You may already be aware of the basics of how anime adaptations work, as in that a separate company will contact the publisher offering to adapt their work or vice versa. In an interview with Anime News Network’s Kim Morrissy, Shonen Jump Editor-in-Chief Hiroyuki Nakano went into more depth on some of the specific cases and policies that have formed some of the most popular series right now.
Some projects at Shueisha (Shonen Jump’s publisher) were initiated by the company themselves as a way to promote a series. This is the case for Black Clover and Naruto which were both initiated as ways of broadening the appeal of already popular manga. Initially, TV Tokyo and Studio Pierrot were selected to broadcast and create the series respectively, because TV Tokyo had an evening slot available and both were able to appeal to young audiences. They had received a lot of different offers from other companies, but Pierrot and TV Tokyo’s combined offer managed to persuade the editor at the time.
That said, although these series are both long-running, Nakano clarified that it’s no longer as feasible to have anime running continuously for years, so they’ve become more receptive to anime companies asking for shorter runs. One of these cases was My Hero Academia, which was presented as a pitch by Toho Producer Wakana Okamura with Studio Bones attached to animate it. Nakano stated that the team at Shueisha thought Bones would be able to make “an incredible version of My Hero Academia” and accepted their pitch.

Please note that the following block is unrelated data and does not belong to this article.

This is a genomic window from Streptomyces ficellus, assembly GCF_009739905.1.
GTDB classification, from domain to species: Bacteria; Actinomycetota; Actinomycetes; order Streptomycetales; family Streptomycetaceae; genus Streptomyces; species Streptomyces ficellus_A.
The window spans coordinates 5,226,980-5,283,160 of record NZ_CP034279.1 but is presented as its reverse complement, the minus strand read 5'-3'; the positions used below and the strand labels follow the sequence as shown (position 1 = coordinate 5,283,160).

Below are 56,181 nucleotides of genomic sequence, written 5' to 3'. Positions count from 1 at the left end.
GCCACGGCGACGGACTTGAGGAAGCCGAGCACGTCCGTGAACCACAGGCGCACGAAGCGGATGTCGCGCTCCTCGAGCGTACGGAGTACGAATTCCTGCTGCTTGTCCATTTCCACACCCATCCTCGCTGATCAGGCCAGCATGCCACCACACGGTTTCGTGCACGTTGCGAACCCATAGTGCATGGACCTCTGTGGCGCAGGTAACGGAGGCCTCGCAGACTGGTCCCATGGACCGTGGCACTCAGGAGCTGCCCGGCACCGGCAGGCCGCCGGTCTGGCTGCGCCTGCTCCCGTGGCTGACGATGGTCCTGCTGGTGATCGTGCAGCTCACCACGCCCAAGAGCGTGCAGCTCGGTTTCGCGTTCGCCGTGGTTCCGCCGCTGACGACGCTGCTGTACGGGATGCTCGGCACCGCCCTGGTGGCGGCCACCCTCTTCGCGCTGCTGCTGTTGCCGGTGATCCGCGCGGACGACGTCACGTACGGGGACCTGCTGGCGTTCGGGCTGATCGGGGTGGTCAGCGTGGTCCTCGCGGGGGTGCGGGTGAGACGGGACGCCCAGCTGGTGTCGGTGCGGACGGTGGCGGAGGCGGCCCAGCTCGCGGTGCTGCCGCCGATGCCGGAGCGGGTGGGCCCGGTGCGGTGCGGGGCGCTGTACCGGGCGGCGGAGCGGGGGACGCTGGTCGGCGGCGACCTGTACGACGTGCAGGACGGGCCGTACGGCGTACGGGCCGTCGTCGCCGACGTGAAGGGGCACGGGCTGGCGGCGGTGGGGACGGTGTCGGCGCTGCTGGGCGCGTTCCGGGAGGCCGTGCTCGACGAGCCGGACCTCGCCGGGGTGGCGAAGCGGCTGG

This was a similar case to the currently airing The Promised Neverland except the pitch came from Fuji TV and Cloverworks. Like My Hero Academia, The Promised Neverland was decided as a shorter run series based on the staff wanting more time to create detailed animation. The series has a late night (or rather, early morning) slot on Fuji TV before going live on Amazon Prime Video. Part of the reason for this decision was the horror themes of the manga that wouldn’t be suitable for a prime-time slot. (Although, even though Nakano didn’t explicitly state this, it’s worth mentioning that late night broadcast slots are also significantly cheaper than the prime-time alternative.)
There’s a lot more to the interview, so I’d definitely recommend you read through the whole thing, discussing topics such as overwork, piracy and the daily life of a manga editor at Shonen Jump.